IN THE UNITED STATES DISTRICT COURT FOR THE SOUTHERN DISTRICT OF ILLINOIS
July 8, 2009
JOSEPH HAUSCHILD, PLAINTIFF,
MARVIN POWERS, ET AL., DEFENDANTS.
The opinion of the court was delivered by: Murphy, District Judge
MEMORANDUM AND ORDER
Plaintiff, Joseph Hauschild, an inmate at the Tamms Correctional Center, brings this action for deprivations of his constitutional rights pursuant to 42 U.S.C. § 1983. Hauschild seeks compensatoryand punitive damages as relief for alleged inadequate medical care under the Eighth Amendment and for discrimination and retaliation. With his original complaint, he filed a motion seeking to be excused from using the complaint forms provided in this District. Since then, he filed an amended complaint that was prepared on this District's forms; thus, his motion (Doc. 2) is DENIED as moot.
This case is now before the Court for a preliminary review of the amended complaint (Doc. 6) pursuant to 28 U.S.C. § 1915A, which provides:
(a) Screening.-- The court shall review, before docketing, if feasible or, in any event, as soon as practicable after docketing, a complaint in a civil action in which a prisoner seeks redress from a governmental entity or officer or employee of a governmental entity.
(b) Grounds for Dismissal.-- On review, the court shall identify cognizable claims or dismiss the complaint, or any portion of the complaint, if the complaint--
(1) is frivolous, malicious, or fails to state a claim on which relief may be granted; or
(2) seeks monetary relief from a defendant who is immune from such relief.
28 U.S.C. § 1915A. An action or claim is frivolous if "it lacks an arguable basis either in law or in fact." Neitzke v. Williams, 490 U.S. 319, 325 (1989). An action fails to state a claim upon which relief can be granted if it does not plead "enough facts to state a claim to relief that is plausible on its face." Bell Atlantic Corp. v. Twombly, 127 S.Ct. 1955, 1974 (2007). Upon careful review of the complaint and the supporting exhibits, the Court finds it appropriate to exercise its authority under § 1915A; portions of this action are subject to summary dismissal.
THE AMENDED COMPLAINT
Hauschild alleges that he was running in the Tamms yard on February 23, 2007, when he felt a sharp pain throughout his right knee. On the following day, he claims his right knee gave out while he was standing and swelled to about twice the size of his left knee, causing excruciating pain. Hauschild then alleges a pattern of deliberate indifference to his medical needs by the defendants. He claims that staff consistently failed to respond to his medical requests in a timely fashion. He further alleges that the pain and swelling in his knee was never adequately addressed. While Hauschild admits that the medical staff prescribed a variety of anti-inflammatories for his knee, he claims that he was not given proper instructions about how to take the medication. He further claims the lack of instruction caused him stomach pain and vomiting. Hauschild also claims that the medication never resolved the pain and swelling in his knee and that he was forced to stay in his cell most of every day and hop around on one leg. He claims that his multiple requests to see a specialist or get an MRI on his knee were denied. He also claims Defendant Powers turned down his requests for an ice pack, an ace bandage, and a lower gallery permit.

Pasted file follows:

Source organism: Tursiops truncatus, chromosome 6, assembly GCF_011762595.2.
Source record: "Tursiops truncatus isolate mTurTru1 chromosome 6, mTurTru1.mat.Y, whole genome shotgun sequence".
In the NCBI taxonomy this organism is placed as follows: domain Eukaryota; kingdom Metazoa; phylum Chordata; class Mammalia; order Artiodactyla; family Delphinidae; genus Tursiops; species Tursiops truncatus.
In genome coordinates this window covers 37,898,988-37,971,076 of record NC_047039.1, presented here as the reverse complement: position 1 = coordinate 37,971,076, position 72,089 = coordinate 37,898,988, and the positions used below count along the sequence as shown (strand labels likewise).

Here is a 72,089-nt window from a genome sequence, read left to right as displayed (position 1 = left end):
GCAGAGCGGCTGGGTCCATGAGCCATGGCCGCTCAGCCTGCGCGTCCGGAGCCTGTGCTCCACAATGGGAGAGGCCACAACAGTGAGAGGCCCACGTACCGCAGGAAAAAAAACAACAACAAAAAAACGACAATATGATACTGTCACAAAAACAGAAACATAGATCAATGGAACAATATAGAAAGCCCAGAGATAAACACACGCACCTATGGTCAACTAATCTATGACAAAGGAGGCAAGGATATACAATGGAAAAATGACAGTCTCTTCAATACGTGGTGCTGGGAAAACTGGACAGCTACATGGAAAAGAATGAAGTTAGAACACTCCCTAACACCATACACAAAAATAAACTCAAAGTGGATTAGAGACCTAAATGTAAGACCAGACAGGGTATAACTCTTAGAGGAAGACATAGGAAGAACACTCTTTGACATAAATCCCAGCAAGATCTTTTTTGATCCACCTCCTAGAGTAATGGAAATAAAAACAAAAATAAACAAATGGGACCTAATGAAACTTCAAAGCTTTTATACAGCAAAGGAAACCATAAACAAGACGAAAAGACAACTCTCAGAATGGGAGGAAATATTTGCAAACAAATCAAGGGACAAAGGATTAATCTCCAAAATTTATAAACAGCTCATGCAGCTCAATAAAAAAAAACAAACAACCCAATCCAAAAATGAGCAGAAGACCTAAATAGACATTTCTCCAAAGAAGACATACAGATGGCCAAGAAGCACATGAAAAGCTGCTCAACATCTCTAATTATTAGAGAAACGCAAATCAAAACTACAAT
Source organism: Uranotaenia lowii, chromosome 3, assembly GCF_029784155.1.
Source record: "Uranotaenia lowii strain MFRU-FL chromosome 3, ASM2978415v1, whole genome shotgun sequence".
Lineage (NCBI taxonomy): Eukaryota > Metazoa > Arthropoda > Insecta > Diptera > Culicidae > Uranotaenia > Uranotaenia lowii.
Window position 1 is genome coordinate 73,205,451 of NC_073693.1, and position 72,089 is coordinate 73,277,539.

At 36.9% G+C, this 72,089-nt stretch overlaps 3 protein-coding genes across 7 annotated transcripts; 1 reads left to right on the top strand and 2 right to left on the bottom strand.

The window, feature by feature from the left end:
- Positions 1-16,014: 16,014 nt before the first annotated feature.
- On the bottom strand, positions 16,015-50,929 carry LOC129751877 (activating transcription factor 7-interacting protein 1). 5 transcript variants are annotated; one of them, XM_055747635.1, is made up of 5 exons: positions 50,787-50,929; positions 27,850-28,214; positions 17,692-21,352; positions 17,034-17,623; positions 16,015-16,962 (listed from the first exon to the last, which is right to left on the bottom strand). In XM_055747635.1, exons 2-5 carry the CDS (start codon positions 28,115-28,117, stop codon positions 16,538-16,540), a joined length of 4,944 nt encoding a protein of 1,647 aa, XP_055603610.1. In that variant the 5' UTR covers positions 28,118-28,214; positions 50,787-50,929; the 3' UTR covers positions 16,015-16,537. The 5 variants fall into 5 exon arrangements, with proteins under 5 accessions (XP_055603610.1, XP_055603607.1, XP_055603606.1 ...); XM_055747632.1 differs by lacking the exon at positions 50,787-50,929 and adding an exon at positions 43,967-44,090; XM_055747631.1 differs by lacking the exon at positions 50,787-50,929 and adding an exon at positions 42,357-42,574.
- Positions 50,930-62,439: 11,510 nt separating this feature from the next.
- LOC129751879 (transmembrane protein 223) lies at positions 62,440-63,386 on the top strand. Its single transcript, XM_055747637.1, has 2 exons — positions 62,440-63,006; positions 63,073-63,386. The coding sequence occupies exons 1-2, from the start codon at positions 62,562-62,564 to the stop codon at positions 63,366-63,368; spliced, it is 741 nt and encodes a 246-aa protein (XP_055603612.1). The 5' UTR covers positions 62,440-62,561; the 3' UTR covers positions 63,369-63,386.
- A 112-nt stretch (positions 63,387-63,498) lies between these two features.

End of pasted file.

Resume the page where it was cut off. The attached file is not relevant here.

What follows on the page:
Hauschild further claims that at one point, he told Defendant Powers he was an atheist, and Powers told him he did not deserve medical care because of his atheist beliefs. Hauschild also alleges that the prison's grievance procedures failed him in that the officers failed to investigate the swelling in his knee and arbitrarily denied his requests.
Based on the allegations of the complaint, the Court finds it convenient to divide Hauschild's complaint into threecounts. The parties and the Court will use these designations in all future pleadings and orders, unless otherwise directed by a judicial officer of this Court. The designation of these counts does not constitute an opinion as to their merit.
Hauschild alleges that the medical staff treated him with deliberate indifference because they did not adequately address the swelling and tissue damage in his knee, refused to refer him to a specialist, and failed to arrange for an MRI. He alleges the staff failed to warn him about taking medication without eating and that they were insensitive to the stomach pain caused by certain prescribed anti-inflammatories. He also claims that staff showed indifference to some of his complaints and failed to take his vitals on some occasions. Hauschild makes this claim against Defendants Terry Caliper (Health Care Administrator), Marvin Powers (a doctor at Tamms), Jocelyn "Doe" (a nurse), Amy "Doe" (a nurse), and Grace Hart (a nurse).